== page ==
APHA Adopts Policies on Reproductive Health, Immigrant Health

Executive Summary

This brief describes NHeLP contributions to two key policies related to reproductive health and immigrant health adopted by the American Public Health Association.

The American Public Health Association (APHA) adopted 19 new policies addressing a broad range of public health issues during its 133rd Annual Meeting in Philadelphia, PA in December, 2005. Among these policies were two which NHeLP staff helped to draft.
 
One of these addressed patient?s ability to have contraceptive prescriptions filled at pharmacies. This was passed to address the small, but growing number ofpharmacies and pharmacists that refuse to fill prescriptions for contraceptives, including emergency contraception, based on personal beliefs. The policy recognizes pharmacists? professional responsibilities to evaluate prescriptions for contraindications and also notes that the vast majority of pharmacists have no objection to dispensing contraception and the proactive role that pharmacists have had in making emergency contraception more available.
 
However, the policy proposes a number of strategies to address situations where patients are being denied access to contraceptives in a timely manner. These strategies include urging pharmacies to stock contraceptives, including emergency contraceptives; urging pharmacy boards to promulgate and enforce policies placing the burden of responsibility on pharmacies to ensure that contraceptive prescriptions are filled in a customary time frame, while accommodating individual pharmacists with objections as long at those accommodation do not impose an undue burden on the employer; and supporting educational programs for pharmacists about the dispensing of contraception and emergency contraception. The policy also continues to urge the U.S. Food and Drug Administration to make emergency contraception available over-the-counter.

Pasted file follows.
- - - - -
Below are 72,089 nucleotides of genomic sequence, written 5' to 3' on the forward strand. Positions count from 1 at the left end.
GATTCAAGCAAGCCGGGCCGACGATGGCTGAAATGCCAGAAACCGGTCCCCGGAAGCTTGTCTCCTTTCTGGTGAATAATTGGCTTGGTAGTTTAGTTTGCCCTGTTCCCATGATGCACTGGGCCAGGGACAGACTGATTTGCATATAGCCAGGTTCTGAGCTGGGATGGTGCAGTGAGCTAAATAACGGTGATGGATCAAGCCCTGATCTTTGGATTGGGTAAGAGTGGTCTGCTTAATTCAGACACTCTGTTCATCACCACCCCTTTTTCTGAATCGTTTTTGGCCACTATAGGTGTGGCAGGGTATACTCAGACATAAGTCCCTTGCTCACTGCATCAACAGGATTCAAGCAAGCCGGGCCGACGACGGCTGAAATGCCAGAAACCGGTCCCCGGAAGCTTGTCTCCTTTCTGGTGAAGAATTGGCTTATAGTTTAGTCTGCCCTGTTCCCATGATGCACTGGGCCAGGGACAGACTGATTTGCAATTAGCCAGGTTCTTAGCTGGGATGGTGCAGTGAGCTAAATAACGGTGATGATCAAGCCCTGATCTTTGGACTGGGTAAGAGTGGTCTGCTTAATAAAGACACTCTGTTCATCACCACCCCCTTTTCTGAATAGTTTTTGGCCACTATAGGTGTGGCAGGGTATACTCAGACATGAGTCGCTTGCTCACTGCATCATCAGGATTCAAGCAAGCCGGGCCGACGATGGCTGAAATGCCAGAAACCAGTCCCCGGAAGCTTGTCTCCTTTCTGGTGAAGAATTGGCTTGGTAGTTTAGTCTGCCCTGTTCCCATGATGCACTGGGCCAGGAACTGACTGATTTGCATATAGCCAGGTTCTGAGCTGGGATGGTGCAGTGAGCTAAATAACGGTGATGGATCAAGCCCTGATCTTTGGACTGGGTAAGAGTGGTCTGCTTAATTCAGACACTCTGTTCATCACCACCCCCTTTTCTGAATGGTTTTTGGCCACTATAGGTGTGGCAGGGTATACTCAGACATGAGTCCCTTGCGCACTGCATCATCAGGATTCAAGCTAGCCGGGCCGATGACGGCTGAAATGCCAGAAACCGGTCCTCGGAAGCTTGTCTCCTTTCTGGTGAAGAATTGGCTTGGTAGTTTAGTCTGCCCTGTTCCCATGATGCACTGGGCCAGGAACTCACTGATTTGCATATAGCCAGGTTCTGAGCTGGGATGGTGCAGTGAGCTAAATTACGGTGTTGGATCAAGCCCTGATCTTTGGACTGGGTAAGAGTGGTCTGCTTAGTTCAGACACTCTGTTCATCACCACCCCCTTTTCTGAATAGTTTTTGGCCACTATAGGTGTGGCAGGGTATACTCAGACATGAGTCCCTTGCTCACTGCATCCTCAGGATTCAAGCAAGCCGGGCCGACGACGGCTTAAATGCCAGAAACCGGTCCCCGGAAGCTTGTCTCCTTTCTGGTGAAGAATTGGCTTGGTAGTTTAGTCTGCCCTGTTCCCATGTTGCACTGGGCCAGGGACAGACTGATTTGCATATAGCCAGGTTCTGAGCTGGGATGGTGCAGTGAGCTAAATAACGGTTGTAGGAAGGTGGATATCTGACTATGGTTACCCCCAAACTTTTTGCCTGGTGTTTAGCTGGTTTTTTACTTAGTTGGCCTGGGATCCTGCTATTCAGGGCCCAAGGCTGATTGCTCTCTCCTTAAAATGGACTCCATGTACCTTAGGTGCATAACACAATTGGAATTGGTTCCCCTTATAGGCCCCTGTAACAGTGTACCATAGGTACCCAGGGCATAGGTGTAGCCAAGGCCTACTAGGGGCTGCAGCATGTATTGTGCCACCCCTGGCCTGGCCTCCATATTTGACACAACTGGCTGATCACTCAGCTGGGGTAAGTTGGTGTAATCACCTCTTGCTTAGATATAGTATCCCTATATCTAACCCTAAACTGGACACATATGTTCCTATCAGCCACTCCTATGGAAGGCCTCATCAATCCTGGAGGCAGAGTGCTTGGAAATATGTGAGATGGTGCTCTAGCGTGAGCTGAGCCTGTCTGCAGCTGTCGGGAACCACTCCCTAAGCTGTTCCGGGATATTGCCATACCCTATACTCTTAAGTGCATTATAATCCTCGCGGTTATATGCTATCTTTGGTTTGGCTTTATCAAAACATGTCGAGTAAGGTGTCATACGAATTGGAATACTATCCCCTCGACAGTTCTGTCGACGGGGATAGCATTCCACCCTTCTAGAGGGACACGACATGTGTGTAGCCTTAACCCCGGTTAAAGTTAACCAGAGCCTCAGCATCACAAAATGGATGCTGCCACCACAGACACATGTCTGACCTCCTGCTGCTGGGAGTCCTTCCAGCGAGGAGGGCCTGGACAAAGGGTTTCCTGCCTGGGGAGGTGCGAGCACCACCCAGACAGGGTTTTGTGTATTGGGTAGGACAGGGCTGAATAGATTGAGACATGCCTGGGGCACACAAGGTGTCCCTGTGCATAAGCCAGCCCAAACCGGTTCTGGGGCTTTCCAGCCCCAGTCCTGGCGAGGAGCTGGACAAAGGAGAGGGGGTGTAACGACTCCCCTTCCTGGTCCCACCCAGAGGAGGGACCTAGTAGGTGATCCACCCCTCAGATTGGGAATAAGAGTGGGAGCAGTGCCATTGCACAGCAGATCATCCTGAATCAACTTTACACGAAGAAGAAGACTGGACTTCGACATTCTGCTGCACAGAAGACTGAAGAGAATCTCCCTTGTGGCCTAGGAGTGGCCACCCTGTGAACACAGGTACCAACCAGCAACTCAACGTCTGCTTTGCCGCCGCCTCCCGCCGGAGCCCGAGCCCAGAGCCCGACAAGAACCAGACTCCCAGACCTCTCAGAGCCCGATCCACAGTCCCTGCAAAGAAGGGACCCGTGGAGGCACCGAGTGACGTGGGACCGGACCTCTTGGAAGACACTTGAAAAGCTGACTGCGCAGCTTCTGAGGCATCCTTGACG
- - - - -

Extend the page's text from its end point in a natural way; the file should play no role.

NHeLP staff participated in a work group of reproductive rights advocates and health professionals, including those representing pharmacists, to draft this policy.
 
Another adopted policy addressed the needs of immigrants following the Gulf Coast hurricanes. The policy calls upon Congress and federal and state agencies to provide resources allowing for specific, targeted outreach to affected immigrant communities in the Gulf Coast, to ensure that immigrant hurricane victims have immediate access to such benefits as Medicaid and food stamps, to ensure continuity of refugee services and to provide automatic extension of lawful status for people with non-immigrant visas.
 
The policy also calls upon Congress and states to maintain and expand their commitment to adequate funding of public programs such as Medicaid, nutrition, housing, education, and other programs that are necessary to address the overwhelming health, economic and social disparities in our society. This policy was authored by NHeLP staff with significant assistance from the National Immigration Law Center and members of the APHA Latino Caucus.
 
Other policies address issues such as protecting children from lead exposure, addressing unmet end-of-life needs, sexuality education in schools, and support for oral health programs. The text of these and all of APHA policies can be found at www.apha.org.
 
From the Health Advocate, newsletter of the National Health Law Program, No. 223, Winter 2006.

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